The filter 40 operates as follows. When the plunger is withdrawn and fluid is drawn up into the syringe the vacuum formed pulls the spring member 43 away from the opening such that the cone is reversed, and the filter membrane 42 is pulled with it. The fluid thus flows into the syringe around the edge of the filter membrane 42 and through the holes in the spring member 43. When the plunger is depressed the pressure pushes the spring member 43 and filter membrane 42 back to the positions shown in FIG. 8(a). The filter membrane 42 seals onto the ring 41 and the fluid must pass through the filter membrane 42 if it is to be expelled from the syringe.
Referring now to FIG. 9, a third alternative form of filter 50 will be described. The filter 50 comprises a ring 51 formed in one piece with a first cross formation 52, and a second cross formation 53 which snap fits to the ring with the cross formations 52, 53 aligned. In between the two cross formations 52, 53 a filter membrane 54 is retained, with cuts 55 (shown as chain lines) in the form of arcs of circles between the cross formations 52, 53 forming four flap portions 56 with seal lines of the kind previously described. The cross formations 52, 53 are of rigid material whilst the filter membrane 54 is flexible.
The filter 50 operates as follows. When the plunger is withdrawn the drop in pressure pulls the filter membrane 54 flap portions 56 inwardly allowing the fluid to pass around the filter membrane 54. When the plunger is depressed the flap portions 56 are forced back into their positions shown in FIG. 9(a) and seal such that the fluid can only be expelled from the syringe by passing through the filter membrane 54.
Referring now to FIG. 10 a fourth alternative filter 60 embodiment will be described. The filter 60 comprises a ring 61 and integral filter membrane 62. A spider formation 63 is formed of resilient material and comprises four legs 64 which snap fit to the ring 61, and four legs 65 with broader formations 66 at their free ends. The broader formations 66 overlie, as shown in FIG. 10(b) small holes 67 through the filter membrane 62.
The filter 60 operates as follows. When the plunger is withdrawn the pressure drop in the main body of the syringe pulls the legs 65 inwardly such that the broader formations 66 lift off the holes 67 and the fluid can pass through them. When the plunger is depressed the legs 65 are pushed back to their original position and seal the holes such that the fluid can only be expelled from the syringe by passing through the filter membrane 62.
Referring now to FIG. 11 a fifth alternative filter 70 will be described. The filter 70 comprises a ring 71 formed integrally with an annular filter membrane 72. It further comprises a cross formation 73 having four legs 74 adapted to snap fit to the ring 71 and joined to a central circle 75 over which a spring member 76 is located. The spring member 76 has connected thereto a central circular valve member 77 which fits into and can seal the hole in the centre of the annular filter membrane 72.
The filter 70 operates as follows. When the plunger is withdrawn the drop in pressure pulls the spring member 76 inwardly and thus lifts the valve member 77 out of the hole in the filter membrane 72 allowing the fluid to enter. When the plunger is depressed the spring member 76 and valve member 77 are forced back to their positions shown in FIG. 11(a) such that the only way the fluid can leave the syringe is by passing through the filter membrane 72.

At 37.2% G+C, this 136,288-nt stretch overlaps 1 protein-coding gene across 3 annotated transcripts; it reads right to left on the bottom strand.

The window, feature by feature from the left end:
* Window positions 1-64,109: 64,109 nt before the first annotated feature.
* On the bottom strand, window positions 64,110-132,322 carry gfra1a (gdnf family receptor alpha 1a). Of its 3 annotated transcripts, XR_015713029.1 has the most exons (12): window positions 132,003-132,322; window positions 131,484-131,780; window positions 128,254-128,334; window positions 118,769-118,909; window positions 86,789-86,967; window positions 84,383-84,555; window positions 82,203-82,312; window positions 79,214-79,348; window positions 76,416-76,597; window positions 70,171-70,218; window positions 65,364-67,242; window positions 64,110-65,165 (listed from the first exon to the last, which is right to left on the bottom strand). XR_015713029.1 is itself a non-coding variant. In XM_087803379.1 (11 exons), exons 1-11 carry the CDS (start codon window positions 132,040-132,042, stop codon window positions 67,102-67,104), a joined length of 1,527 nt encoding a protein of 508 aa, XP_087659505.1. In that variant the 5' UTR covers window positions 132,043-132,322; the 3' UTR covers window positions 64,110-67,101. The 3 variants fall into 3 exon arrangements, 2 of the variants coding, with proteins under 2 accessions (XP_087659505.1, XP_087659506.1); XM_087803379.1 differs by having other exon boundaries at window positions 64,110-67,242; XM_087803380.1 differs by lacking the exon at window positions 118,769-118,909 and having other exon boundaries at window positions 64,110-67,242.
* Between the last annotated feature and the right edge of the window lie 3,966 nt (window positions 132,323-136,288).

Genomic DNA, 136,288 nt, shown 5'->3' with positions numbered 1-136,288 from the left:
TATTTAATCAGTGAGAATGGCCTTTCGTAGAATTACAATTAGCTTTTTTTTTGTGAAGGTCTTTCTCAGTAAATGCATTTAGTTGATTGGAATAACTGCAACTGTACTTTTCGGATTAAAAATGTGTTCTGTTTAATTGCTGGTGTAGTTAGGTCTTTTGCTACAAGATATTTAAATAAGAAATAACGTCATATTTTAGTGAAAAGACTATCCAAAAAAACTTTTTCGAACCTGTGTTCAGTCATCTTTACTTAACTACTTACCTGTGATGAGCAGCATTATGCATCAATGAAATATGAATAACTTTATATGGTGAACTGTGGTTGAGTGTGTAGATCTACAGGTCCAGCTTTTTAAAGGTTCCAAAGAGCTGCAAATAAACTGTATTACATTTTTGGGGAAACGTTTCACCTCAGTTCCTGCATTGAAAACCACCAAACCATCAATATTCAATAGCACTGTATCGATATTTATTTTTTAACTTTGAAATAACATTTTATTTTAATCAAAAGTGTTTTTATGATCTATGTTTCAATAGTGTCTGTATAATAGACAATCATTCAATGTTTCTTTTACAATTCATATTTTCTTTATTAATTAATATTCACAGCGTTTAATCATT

Finally, referring to FIG. 12 a sixth alternative filter 80 is will be described. The filter 80 comprises a ring 81 moulded integrally with a filter membrane 82, which provides two passages 83 there through. A second moulded component of resilient material comprises a ring 84 which snap fits to the ring 81 and carries on it two valve members 85 which overlie the passages 83 and when in the position shown in FIG. 12(b) seal them closed.
The filter 80 operates as follows. When the plunger is withdrawn the pressure reduction within the syringe pulls the valve members 85 inwards opening the passages 83 and the fluid flows in. When the plunger is depressed the valve members 85 are pushed back to the position where they seal the passages and the fluid can only leave the syringe by passing through the filter membrane 82.
The filter membranes in all the foregoing embodiments may be formed of any appropriate material, such as Polymide 6. The other component parts of the filters may also be formed of any appropriate materials such as those known in the prior art.
The filters described above are preferably inserted into the syringes during manufacture thereof and can thus be sterilised in-situ by known methods. However, it may be appropriate in some situations for the filters to be supplied separately for subsequent fitting.
The embodiments described above are merely examples of ways in which the invention may be implemented, many other embodiments being possible within the scope of the present invention.
The features disclosed in the foregoing description, or the following claims, or the accompanying drawings, expressed in their specific forms or in terms of a means for performing the disclosed function, or a method or process for attaining the disclosed result, as appropriate, may, separately, or in any combination of such features, be utilised for realising the invention in diverse forms thereof.
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|U.S. Classification||604/190, 604/247|
|Cooperative Classification||A61M5/3145, A61M2005/3128|
|Mar 7, 2008||FPAY||Fee payment|
Year of fee payment: 4
|May 14, 2012||REMI||Maintenance fee reminder mailed|
|Sep 28, 2012||LAPS||Lapse for failure to pay maintenance fees|
|Nov 20, 2012||FP||Expired due to failure to pay maintenance fee|
Effective date: 20120928